Operating Margin and Capital Expenditure
Hypothesis on Profit and Capital Through (i) the use of recognized standards and cleaner technologies in its own operations to use resources more sustainably, as well as advancing those through its supply chain, a business can (ii) improve its operational efficiency – its ability to turn inputs into productive outputs in a costeffective manner – as a result of which (iii) it will improve its net profit margin and optimize its capital expenditure.
The key role of resource efficiency in operations and its impact on earnings before interest and taxes (EBIT) is recognized today, especially in industries in highly competitive markets such as information and communications technology, car manufacturing and consumer goods. Traditional analysis on the business case has tended to start off by highlighting cost savings, in particular savings related to energy use. In as far as resources are wasted and polluting emissions not avoided, business earnings will additionally be taxed in more economies world-wide. An analysis of the carbon exposure of an emerging markets investment portfolio benchmarked against the S&P/IFCI LargeMidCap Index is illustrative. For 16 firms from emerging markets, analysis by Trucost (2010) has found that at US$108 per metric ton of carbon dioxide equivalent (CO2e) by 2030, carbon costs could equate to more than 100 % of their EBIT (Carbon Disclosure Project 2010).
The costs of penalties for inaction contrasts with the benefits of preventative action. 3M has been running its Pollution Prevention Pays (3P) program for 40 years by 2015. In 2013 it estimated that since its inception the program has served to avoid 1.9 million metric tons of pollutants (waste, air and water pollution) and saved the company nearly US$1.8 billion based on aggregated data from the first year of each 3P project (3M Sustainability Report 2014). LCM is applied to all its products. Furthermore, LCM evaluation as a required component of its New Product Introduction process. It is also building on its LCM experience to develop new sustainability solutions. Clearly this is no longer just about operational efficiency in the name of cost savings. More companies have also started to focus on increased revenues and competitive market position.
McKinsey (2011) has found that 70 % of productivity opportunities today have an internal rate of return (IRR) of more than 10 % at current prices. As a result, some argue that business finds itself in the era of the Resource Revolution (Heck and Rogers 2014). Alongside opportunities are growing risks related to resource use. The cost of raw material inputs is impacted by growing natural resource constraints, which puts at risk the profit margins and EBIT of a range of sectors. The past decade alone has reversed a 100-year decline in resource prices. Analysis of fast-moving consumer goods companies by WRI and ATKearney in the late 2000s considered the impact of commodity price rises (Callieri et al. 2008). They calculated an ecoflation scenario in which natural resource constraints cause a reduction of 13–31 % in EBIT by 2013, and 19–47 % by 2018 for companies that do not develop strategies to mitigate the risks posed by environmental pressures. Examining data from six firms with a global presence in producing food, beverages, personal care and household care items, they found that, on average, raw materials and packaging costs each equaled 15 % of revenues (Von Falkenstein et al. 2010).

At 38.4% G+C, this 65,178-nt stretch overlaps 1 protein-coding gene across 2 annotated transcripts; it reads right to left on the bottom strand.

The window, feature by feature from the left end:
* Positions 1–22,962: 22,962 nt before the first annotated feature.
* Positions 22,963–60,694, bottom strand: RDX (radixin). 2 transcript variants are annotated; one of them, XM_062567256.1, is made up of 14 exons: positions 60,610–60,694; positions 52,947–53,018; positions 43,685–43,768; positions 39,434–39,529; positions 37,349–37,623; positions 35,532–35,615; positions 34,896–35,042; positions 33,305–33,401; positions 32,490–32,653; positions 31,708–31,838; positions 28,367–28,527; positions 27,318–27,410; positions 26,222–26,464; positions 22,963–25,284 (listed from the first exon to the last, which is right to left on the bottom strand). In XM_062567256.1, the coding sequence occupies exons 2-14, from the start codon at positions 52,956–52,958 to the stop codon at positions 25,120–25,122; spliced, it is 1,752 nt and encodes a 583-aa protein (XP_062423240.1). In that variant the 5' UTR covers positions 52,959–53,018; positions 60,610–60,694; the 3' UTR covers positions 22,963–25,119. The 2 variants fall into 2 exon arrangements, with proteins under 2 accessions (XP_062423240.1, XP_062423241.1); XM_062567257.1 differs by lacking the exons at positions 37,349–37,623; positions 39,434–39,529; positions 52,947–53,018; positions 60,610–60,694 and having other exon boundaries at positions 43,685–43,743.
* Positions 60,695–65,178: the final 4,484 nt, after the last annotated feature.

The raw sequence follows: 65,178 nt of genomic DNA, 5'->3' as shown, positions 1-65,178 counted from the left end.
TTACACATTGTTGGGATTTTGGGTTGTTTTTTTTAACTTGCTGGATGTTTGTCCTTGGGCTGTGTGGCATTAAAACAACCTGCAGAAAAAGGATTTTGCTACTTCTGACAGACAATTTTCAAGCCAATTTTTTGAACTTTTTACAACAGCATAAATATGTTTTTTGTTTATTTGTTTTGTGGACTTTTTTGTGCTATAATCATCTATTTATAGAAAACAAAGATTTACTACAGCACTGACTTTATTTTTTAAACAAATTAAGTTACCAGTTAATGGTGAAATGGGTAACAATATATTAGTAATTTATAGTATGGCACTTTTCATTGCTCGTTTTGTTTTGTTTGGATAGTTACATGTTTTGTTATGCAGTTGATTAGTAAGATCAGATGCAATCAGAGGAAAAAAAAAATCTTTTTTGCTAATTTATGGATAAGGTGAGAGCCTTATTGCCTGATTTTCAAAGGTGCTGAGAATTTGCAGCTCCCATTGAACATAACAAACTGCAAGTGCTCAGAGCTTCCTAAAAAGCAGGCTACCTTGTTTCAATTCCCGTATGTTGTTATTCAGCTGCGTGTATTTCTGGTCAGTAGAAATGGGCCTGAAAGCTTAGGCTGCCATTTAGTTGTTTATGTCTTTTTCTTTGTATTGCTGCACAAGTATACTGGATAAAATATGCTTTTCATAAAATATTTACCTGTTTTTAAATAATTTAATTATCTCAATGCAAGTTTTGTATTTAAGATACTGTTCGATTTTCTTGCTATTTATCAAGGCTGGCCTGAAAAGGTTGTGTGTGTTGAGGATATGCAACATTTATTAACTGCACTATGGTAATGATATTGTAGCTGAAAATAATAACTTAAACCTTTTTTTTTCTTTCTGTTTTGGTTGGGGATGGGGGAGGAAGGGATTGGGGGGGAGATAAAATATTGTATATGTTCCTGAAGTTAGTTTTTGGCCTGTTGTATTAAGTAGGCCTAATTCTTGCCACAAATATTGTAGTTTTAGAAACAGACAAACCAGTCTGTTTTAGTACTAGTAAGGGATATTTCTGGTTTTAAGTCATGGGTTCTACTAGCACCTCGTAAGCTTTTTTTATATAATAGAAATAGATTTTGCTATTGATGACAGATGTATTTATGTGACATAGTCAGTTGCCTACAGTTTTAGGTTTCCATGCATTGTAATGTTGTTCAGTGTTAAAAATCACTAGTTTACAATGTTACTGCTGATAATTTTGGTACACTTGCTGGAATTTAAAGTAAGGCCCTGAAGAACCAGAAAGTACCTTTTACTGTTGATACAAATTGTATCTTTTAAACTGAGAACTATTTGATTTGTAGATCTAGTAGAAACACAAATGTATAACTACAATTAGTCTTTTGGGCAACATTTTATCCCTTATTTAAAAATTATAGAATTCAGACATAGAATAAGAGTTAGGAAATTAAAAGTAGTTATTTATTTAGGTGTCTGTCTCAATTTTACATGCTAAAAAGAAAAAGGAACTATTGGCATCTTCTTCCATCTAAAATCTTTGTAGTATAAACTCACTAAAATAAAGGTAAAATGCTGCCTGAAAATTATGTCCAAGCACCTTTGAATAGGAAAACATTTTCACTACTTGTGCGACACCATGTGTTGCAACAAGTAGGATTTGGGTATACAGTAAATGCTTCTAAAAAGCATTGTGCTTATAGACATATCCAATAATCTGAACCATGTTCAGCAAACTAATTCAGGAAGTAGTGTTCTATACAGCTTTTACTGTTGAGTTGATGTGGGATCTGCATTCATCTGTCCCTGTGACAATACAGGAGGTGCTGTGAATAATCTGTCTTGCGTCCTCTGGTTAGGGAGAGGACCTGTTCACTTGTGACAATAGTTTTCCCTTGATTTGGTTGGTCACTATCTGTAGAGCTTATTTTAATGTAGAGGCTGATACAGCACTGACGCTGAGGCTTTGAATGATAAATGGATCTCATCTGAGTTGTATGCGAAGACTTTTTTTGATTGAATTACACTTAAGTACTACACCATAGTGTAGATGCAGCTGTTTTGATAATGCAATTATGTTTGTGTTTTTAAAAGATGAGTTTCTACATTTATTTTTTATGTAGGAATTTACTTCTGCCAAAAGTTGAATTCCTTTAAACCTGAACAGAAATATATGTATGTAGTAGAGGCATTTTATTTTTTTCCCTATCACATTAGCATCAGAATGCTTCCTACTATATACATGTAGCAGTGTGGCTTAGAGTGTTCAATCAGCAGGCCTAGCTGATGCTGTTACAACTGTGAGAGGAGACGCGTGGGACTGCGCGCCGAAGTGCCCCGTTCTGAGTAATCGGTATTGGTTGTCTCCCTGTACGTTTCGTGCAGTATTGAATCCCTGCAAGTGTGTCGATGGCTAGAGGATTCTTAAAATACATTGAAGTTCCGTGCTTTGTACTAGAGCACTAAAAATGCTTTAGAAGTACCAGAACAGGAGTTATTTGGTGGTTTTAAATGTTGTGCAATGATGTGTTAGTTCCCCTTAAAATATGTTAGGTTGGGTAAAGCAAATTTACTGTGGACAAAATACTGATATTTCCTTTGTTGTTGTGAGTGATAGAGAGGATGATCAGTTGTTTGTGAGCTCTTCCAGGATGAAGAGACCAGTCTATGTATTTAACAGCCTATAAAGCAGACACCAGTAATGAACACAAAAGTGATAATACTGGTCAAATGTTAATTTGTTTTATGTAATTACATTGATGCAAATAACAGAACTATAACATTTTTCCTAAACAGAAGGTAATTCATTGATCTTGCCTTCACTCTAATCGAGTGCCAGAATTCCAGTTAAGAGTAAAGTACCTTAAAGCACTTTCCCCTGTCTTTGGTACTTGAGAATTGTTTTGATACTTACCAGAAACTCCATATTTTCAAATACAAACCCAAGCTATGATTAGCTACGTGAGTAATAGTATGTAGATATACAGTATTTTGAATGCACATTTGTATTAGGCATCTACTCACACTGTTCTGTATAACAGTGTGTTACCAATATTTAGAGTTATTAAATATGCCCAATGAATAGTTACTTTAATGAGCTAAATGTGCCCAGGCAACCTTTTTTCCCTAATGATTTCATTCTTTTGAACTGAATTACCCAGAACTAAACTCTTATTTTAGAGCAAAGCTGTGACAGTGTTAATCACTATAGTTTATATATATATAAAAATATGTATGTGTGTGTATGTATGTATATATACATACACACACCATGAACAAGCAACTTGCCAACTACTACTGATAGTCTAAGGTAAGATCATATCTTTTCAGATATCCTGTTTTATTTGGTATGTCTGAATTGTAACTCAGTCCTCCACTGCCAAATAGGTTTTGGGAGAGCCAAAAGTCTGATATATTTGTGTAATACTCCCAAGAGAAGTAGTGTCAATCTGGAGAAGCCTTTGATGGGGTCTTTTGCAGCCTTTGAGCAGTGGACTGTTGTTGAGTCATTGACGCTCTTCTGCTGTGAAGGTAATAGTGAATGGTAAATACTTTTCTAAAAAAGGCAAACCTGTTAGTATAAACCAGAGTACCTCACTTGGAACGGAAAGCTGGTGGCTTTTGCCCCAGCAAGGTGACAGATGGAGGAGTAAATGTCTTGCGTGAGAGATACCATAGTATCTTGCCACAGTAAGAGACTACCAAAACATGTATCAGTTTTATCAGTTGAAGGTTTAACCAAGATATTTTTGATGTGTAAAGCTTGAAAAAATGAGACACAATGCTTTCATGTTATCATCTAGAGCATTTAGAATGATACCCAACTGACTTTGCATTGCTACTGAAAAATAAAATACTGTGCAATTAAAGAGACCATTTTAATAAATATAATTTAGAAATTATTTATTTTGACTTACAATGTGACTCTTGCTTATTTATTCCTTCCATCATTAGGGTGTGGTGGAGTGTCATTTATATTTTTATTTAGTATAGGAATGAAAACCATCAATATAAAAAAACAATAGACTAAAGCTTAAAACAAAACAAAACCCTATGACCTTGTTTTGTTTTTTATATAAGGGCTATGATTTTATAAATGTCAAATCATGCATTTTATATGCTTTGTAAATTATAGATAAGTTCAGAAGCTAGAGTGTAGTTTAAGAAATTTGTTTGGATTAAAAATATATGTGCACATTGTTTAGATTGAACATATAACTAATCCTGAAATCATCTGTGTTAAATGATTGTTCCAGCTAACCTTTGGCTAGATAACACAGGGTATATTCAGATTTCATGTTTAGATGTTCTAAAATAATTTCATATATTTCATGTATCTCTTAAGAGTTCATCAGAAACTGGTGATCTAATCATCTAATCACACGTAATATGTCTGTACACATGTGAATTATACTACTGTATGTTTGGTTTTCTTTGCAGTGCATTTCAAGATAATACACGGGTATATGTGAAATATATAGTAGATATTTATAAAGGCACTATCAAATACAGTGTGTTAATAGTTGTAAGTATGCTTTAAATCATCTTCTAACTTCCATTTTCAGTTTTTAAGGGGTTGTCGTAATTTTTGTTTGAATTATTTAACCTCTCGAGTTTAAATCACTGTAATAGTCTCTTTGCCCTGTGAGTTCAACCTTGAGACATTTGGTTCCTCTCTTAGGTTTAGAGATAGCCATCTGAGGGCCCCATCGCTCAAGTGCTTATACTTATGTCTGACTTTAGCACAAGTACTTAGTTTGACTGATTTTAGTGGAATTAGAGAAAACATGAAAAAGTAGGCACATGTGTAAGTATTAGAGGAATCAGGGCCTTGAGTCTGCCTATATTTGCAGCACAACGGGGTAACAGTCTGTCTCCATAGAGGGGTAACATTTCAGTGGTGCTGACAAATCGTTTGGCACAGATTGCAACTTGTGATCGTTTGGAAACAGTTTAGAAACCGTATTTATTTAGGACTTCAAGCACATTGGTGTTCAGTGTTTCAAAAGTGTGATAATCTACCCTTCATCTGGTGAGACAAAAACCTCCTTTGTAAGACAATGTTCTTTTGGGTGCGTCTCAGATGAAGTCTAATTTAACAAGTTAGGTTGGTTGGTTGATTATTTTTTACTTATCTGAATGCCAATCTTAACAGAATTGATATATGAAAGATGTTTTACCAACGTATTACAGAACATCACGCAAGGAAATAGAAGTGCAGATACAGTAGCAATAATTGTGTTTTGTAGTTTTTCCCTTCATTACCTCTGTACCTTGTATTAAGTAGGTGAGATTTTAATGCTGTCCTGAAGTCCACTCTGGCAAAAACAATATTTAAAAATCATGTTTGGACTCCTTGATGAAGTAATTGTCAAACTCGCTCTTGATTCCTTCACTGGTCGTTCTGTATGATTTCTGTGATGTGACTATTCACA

What then is the connection between cleaner production standards, operational efficiency and capital expenditure? Improved efficiency in the use of resources will drive more optimal use of fixed assets (e.g., land, buildings, equipment, machinery, vehicles). A challenge for the LCM community is to define how life cycle management of fixed assets can bring efficiency improvements through the use of approaches such as remanufacturing. There also exists an LCM opportunity with respect to working capital, a financial value driver with respect to which limited research on the green business case exists. It is related to the use of product service systems (PSSs) in the form of leasing rather than buying equipment, which can bring significant savings alongside its environmental benefits. This includes efficiencies due to services provided at scale, onsite or offsite, by an external business partner (see Willard 2012). In how far is LCA able to capture such benefits with different system boundaries involved? If LCA and LCC can quantify the benefits of PSSs in physical and monetary terms, the findings will also be of special relevance to working capital expenditure. PSS-related efficiency improvements can serve as a driver for innovation in the way inventory and customer or supplier relations (receivables or payables) are managed.